Not as well remembered, but more amusing at least to me, was his opinion on whether or not the Village of Stockbridge should construct a fence around a local family graveyard called, rather deliciously, the Sedgewick Pie. Since no one outside of it wanted to get in, he observed, and no one inside of it was going to get out, why spend the money?
Collections curator Mark Wilson is today’s patient guide.
White’s main hall at Naumkeag is a modest version of the “living hall,” a picturesquely useless homage to the Middle Ages, when nobles, together with families and retinues, all lived in one big room. In fashionable American houses of the 1880s, living halls could be quite vast. The woodwork, proportions and detailing in Naumkeag’s main hall are certainly charming, but a “living hall” it ain’t.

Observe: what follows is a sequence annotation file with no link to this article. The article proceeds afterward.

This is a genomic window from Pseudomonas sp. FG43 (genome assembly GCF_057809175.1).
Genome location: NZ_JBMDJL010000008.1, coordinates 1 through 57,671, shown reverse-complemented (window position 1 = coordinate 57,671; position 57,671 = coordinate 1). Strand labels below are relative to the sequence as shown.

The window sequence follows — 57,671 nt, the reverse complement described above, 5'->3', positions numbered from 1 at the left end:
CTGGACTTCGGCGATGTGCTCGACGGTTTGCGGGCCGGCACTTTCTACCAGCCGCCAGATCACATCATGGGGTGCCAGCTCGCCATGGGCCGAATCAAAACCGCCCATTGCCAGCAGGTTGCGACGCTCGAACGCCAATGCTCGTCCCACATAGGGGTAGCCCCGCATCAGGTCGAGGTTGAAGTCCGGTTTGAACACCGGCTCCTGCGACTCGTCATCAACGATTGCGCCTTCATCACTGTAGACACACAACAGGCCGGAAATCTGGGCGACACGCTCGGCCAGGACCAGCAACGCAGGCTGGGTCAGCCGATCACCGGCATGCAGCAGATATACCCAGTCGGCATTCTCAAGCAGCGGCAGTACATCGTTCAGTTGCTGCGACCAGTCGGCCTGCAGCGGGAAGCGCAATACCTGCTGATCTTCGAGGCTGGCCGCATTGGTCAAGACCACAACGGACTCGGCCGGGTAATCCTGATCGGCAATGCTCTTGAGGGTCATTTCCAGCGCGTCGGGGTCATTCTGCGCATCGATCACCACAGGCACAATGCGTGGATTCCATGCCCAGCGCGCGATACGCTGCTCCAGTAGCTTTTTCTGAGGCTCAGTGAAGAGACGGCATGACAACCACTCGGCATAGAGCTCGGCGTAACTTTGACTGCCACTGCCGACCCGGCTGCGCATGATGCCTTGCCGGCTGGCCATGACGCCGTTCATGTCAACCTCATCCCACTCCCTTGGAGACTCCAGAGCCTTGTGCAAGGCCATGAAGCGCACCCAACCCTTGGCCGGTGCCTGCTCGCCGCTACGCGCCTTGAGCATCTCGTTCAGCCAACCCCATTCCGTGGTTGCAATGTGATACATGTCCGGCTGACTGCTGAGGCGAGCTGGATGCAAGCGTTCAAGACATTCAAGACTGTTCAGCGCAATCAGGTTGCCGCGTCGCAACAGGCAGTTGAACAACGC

The images below are of the drawing room, or parlor on the plan. There is no reception room at Naumkeag; the parlor did for visitors great and small. This speaks to the comparative informality of little Stockbridge, as opposed to the stately formality of neighboring Lenox, the former “Newport of the hills.” Asked why he chose to build in one instead of the other, Choate explained, “In Stockbridge, you are esteemed; in Lenox, you are estimated.”
The Choates had uneven luck with children. Son Ruluff, whose Saint-Gaudens bust stands beside the drawing room fireplace, died in New York at the age of 19; younger brother George spent his adult life in a private sanitarium; sickly sister Josephine died an invalid at the age of 27. Only Joseph Jr. married and had children. His sister Mabel, the last resident at Naumkeag, died in 1958 at age 88, after a long, active, philanthropic and unmarried life.
Ruluff’s bust is on one side of the fireplace; a door to the library is on the other.